Are Eggs Bad For You?
We love our morning omelets and scrambles, but eggs seem to have gotten a bad reputation over time, and we’re not sure what that means for our diets. But as eggs have gone on the chopping block (er, scrambling pan?) in consideration of heart-healthy diets, do they really deserve a bad rap? Experts say not really: moderate egg consumption (about an egg per day) has recently been vindicated by several studies citing that they have no effect on serum cholesterol and the risk of congenital heart disease or stroke. However, the story isn’t always that rosy.
“There is still a good deal of saturated (unhealthy) fat in an egg — 1.5g, or about 7 percent of your recommended daily intake,” says Amanda Dale, an ACE-certified personal trainer, AFAA-certified exercise instructor, Precision Nutrition (Pn)-certified sports nutritionist, and health coach. An egg white has about 2/3 of the protein of an entire egg without any of the fat, “making egg whites a healthy choice for anyone concerned with overall fat consumption,” says Dale.
For healthy adults with no history of heart disease and who lead active lifestyles, eggs are actually fantastic providers of omega-3 fatty acids, vitamin B12, and the vision-enhancing compound called lutein. “Eggs are a great source of easily digestible protein, loaded with healthy fats to help stabilize blood sugar and a great source for hard-to-find B vitamins like choline!” says Brooke Alpert, RD, author of The Diet Detox.
Eggs Are Full of Nutrients
If you’re looking for a nutritional powerhouse, crack open an egg. “One large egg has 70 calories and provides more than 13 essential nutrients, including iron, vitamin D, iron, zinc, lutein, zeaxanthin, and choline,” says Julie Upton, M.S., R.D., CSSD, at Appetite for Health. Eggs also pack in six grams of high-quality protein and antioxidants.
Eggs Are Versatile and Budget Friendly
At an average cost of well under a dollar per serving, eggs are the least expensive source of high-quality protein, based on the average cost of a dozen eggs. “Eggs are also one of nature’s most versatile foods. From hard-boiled, scrambled, and perfectly poached, to quiches, soufflés, omelets, and meringues, there’s no limit to the ways you can use eggs in everyday cooking and baking,” says Upton.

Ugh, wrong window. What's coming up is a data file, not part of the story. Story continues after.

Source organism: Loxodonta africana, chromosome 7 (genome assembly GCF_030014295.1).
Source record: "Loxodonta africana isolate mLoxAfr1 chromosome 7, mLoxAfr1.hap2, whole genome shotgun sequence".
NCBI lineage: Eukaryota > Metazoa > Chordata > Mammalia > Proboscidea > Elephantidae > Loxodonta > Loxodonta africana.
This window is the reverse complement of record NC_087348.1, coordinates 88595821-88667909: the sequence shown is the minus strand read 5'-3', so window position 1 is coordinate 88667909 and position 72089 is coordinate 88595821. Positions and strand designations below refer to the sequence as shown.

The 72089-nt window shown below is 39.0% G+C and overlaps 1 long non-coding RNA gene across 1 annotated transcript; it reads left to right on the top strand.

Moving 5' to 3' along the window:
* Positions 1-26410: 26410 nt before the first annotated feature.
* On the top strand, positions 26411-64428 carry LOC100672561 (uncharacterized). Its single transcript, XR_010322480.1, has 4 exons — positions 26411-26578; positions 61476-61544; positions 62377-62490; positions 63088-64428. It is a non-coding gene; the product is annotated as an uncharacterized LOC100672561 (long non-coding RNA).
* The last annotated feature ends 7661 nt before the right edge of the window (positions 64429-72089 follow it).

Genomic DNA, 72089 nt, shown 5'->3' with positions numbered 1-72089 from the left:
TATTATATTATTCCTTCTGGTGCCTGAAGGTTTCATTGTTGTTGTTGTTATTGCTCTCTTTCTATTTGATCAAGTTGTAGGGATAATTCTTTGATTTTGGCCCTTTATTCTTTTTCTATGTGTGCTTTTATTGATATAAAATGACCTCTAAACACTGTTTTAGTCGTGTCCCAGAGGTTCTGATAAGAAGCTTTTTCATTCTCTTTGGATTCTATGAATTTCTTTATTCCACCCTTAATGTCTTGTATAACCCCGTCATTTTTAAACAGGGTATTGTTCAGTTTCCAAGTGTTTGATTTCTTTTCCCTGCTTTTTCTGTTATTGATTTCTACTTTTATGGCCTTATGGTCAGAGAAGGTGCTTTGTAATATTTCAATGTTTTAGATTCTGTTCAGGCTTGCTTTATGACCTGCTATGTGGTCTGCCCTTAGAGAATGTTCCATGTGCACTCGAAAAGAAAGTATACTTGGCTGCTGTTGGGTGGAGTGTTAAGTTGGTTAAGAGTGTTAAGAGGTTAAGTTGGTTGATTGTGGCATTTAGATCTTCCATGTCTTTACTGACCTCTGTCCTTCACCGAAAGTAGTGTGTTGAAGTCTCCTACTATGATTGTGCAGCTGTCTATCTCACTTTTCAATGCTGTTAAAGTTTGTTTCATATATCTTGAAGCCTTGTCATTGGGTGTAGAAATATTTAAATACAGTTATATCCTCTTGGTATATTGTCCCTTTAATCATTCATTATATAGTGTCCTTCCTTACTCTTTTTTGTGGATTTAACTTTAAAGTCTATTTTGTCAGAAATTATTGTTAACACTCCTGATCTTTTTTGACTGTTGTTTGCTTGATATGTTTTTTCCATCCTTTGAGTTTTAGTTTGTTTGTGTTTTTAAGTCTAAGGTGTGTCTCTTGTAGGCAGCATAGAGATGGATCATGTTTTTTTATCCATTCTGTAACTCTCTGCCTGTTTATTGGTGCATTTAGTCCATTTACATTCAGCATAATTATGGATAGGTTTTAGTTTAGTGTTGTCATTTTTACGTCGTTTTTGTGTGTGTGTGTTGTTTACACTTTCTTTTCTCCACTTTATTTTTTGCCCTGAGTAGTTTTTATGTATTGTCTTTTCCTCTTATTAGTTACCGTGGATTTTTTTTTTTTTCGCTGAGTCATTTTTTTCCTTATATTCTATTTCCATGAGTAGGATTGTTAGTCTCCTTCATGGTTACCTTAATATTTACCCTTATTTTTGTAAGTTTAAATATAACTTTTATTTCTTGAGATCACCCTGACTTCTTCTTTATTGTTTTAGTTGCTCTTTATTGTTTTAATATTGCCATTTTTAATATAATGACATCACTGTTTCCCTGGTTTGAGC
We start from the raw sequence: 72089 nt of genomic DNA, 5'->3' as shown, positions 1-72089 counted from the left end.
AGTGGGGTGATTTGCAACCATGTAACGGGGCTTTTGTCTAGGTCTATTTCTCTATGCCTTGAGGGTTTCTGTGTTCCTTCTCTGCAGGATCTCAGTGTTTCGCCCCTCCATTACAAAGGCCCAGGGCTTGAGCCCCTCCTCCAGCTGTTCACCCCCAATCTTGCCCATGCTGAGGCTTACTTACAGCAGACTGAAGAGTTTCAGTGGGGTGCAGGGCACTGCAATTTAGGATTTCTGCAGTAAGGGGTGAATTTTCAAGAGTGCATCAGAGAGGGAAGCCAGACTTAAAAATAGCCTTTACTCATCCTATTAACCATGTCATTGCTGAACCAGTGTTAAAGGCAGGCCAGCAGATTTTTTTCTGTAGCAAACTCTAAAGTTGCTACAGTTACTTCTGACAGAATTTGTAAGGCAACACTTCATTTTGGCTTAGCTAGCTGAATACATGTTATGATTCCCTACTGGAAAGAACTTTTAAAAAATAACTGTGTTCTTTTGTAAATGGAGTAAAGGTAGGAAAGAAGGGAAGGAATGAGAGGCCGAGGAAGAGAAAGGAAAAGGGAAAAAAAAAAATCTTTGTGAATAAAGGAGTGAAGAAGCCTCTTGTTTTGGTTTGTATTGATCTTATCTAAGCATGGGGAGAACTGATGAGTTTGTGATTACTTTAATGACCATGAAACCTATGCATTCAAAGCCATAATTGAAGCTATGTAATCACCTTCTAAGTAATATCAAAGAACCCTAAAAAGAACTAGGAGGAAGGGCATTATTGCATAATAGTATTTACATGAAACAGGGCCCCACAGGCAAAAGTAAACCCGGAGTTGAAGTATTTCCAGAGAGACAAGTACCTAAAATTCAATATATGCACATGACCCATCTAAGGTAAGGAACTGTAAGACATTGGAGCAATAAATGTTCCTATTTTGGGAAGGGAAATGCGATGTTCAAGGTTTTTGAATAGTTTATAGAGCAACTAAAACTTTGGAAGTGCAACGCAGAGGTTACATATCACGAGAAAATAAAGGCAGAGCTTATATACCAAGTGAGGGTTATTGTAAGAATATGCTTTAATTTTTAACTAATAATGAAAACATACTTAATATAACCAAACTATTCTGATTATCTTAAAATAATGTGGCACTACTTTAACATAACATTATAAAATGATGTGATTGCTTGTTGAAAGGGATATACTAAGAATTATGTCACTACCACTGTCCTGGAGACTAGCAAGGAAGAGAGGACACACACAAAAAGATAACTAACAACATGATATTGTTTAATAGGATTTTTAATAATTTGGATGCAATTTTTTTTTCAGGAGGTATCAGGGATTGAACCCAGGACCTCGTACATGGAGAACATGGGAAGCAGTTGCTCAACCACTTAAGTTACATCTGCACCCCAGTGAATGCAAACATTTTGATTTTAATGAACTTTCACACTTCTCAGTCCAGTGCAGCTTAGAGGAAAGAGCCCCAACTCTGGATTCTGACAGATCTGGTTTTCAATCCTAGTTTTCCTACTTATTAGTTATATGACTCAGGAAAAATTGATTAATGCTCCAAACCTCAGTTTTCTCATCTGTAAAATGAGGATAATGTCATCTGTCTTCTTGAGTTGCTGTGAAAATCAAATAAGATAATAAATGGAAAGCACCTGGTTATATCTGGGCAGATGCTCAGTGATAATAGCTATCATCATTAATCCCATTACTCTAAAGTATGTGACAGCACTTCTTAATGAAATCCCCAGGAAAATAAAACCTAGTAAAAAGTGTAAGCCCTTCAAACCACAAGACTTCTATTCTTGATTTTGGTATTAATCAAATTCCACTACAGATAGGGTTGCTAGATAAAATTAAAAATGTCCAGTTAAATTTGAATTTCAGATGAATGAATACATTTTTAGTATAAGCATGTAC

But Watch the Cholesterol
“I don’t believe eggs are bad for you, but like any food, should be consumed in moderation,” says Amanda Baker Lemein, MS, RD, LDN, a registered dietitian. The old theory of dietary cholesterol influencing serum cholesterol has been disproven, but watching saturated fat intake is still important. “Overall, mixing one whole egg with two egg whites is my general recommendation for clients in order to keep overall calories and saturated fat in check,” Lemein told POPSUGAR.
Eggs Are Good For Weight Control
The high-quality protein in eggs can help you feel full longer and stay energized, which can help you maintain a healthy weight. “Studies show that eating eggs for breakfast reduces hunger and decreases calorie consumption at lunch and throughout the day. In an egg versus bagel challenge, dieters who ate an egg breakfast versus the same-calorie breakfast of bagels lost 65 percent more weight and significantly more belly fat compared to those who ate the bagel breakfast,” says Upton.
But It Matters Where You Get Those Eggs
Not all eggs are created equal. Don’t just buy whatever eggs are on sale and think they are all the same. “As a nutritionist, my only issue with eggs is the quality. Factory-farmed eggs will not have as good of a nutrient profile,” says Alpert. Free-range eggs contain more omega-3 fatty acids, more vitamin A and vitamin E, and up to seven times as much more beta-carotene, says Alpert, which is an important antioxidant that may slow cognitive decline and is linked to a lower risk of developing cancer or heart disease.
Ultimately, eggs can be a great part of a healthy diet, but enjoy in moderation — too much is not a good thing.